GRID’s data on neonatal mortality revealed that nearly half of the death outcomes tracked through their project were occurring among adolescent mothers. GRID used this metric to highlight the importance of increasing awareness among adolescents (males and females) about the risk associated with unplanned and early pregnancy, and developed their programs accordingly.

Image Courtesy of CCISD





New technologies, partnerships, and approaches have fundamentally changed how Canadian organizations conduct research and evaluation in global health. Our inquiry confirmed that Canadian global health leaders are eager to be at the forefront of innovation in global health and gender equality research: actively developing, testing, and integrating customized data strategies and solutions, while centering the voices of diverse communities.

Excitingly, the definition of innovation varies by organization: some strategies shared by respondents were transformational in nature, while others offered incremental but meaningful adjustments to more effectively track impacts for women, girls, and their families. Canadian organizations are also interested in asking difficult questions of data, such as: how can we transparently share, and learn from our failures? How can we collaborate meaningfully with partners outside our sector, even where we do not necessarily share similar perspectives or approaches? How do we protect the rights and safety of communities, particularly when examining contentious health issues?

The following section outlines specific ways in which Canadian actors are adapting within rapidly evolving global health systems to incubate strategies that address emerging health priorities.


Tokenistic Collaboration

Respondents provided examples of new and exciting partnership models that they have built within the data and research context. While cross-sectoral partnerships are frequently encouraged by funders and desired by implementers, the diverse, and sometimes divergent, priorities, approaches, values, and resources of different partners can result in tokenistic collaboration. Where there are power dynamics at play, it is likely that smaller, local community groups will not participate as true and equal partners.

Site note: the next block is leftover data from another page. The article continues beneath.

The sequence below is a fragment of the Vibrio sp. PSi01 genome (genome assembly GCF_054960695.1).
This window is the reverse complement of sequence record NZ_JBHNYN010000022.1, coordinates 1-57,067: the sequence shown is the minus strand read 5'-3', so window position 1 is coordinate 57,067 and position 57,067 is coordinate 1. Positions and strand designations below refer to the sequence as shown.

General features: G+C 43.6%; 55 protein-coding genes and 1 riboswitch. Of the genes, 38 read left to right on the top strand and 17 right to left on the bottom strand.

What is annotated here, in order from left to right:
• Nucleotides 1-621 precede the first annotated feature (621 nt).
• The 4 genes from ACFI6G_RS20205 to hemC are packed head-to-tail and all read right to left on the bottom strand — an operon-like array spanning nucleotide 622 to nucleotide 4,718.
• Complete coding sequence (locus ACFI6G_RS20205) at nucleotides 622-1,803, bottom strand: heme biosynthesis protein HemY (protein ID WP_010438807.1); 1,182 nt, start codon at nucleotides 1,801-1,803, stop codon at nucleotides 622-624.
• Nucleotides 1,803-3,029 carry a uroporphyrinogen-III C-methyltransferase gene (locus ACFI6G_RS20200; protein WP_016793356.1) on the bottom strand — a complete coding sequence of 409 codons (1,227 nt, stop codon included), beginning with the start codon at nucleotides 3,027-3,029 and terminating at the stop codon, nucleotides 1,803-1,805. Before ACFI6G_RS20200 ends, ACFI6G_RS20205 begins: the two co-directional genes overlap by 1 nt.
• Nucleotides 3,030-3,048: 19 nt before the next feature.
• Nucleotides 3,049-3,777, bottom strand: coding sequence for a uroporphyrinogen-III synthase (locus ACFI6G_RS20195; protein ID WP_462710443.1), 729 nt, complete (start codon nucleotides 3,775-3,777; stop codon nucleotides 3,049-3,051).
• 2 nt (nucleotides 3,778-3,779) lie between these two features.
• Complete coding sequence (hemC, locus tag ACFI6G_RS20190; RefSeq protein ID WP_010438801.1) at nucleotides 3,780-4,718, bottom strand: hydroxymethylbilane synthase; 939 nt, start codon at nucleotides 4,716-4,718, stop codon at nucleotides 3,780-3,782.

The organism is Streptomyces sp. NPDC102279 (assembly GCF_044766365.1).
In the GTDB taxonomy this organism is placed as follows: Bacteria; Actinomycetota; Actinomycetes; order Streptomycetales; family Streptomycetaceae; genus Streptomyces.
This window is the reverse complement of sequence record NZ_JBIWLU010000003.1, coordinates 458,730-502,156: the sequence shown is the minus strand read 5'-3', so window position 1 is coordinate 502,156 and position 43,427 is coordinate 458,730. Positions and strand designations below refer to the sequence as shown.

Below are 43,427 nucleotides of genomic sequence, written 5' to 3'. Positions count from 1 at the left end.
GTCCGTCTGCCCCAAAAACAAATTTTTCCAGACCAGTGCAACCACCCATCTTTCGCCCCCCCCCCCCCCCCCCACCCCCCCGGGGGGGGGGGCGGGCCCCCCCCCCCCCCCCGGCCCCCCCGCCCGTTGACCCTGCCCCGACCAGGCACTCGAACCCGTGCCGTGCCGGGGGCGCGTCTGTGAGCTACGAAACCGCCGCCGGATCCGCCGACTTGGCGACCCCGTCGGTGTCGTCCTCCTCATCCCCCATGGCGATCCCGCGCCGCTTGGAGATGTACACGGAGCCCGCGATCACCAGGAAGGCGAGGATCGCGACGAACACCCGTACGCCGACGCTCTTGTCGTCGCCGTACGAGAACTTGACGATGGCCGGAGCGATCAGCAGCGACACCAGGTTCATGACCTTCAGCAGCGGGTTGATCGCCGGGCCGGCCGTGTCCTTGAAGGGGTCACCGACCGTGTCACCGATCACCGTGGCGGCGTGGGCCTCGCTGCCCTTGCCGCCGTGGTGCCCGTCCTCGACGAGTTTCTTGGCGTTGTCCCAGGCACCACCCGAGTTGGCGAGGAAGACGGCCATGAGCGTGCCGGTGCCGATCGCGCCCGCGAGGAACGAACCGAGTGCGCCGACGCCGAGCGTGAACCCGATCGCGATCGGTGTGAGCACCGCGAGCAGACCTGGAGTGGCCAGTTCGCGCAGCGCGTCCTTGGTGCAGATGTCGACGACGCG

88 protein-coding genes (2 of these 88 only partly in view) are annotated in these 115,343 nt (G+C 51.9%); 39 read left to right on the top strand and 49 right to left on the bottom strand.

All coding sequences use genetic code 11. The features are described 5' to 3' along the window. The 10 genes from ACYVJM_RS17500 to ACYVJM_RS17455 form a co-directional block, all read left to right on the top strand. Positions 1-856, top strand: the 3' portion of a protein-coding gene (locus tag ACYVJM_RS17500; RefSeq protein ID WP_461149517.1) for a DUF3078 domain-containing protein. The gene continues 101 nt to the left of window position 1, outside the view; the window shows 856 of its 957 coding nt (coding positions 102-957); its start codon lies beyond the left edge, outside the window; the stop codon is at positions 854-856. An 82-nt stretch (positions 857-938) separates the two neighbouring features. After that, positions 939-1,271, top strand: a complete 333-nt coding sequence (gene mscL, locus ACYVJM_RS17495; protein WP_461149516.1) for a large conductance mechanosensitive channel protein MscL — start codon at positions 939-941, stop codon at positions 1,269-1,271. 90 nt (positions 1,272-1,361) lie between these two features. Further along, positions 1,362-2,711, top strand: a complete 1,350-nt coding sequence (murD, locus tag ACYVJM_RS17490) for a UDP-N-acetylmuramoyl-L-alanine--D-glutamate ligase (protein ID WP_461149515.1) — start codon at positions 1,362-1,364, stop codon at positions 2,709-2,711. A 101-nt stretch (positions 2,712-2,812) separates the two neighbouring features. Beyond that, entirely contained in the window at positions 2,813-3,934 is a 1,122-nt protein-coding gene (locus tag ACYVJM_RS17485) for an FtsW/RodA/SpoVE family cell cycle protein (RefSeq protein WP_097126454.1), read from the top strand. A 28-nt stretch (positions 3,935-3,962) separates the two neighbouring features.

Image courtesy of World Vision Canada

When talking about challenging or unsuccessful partnerships, we heard stories that highlighted a lack of common interests or ultimate objectives, different expectations around levels of ‘friendship’ between organizations (going beyond the transactional nature of a partnership to foster personal connections between staff), imbalanced resources, and management frameworks that were incompatible with the needs and realities of different partners.

Canada in Action

Meaningful Partnerships

Through consultation with CanWaCH members, it is apparent that the sector is committed to meaningful, respectful engagement, including working directly with locally-based actors, even when it is complex and challenging to do so. However, the very real challenges and complexities of meeting research objectives and data targets in these contexts suggest that global health actors, researchers, and funders should continue to explore strategies to work directly with local community groups in ways that honour their leadership and are not unduly burdensome or prohibitive to fulsome engagement.

Credit: Ian Macharia via Unsplash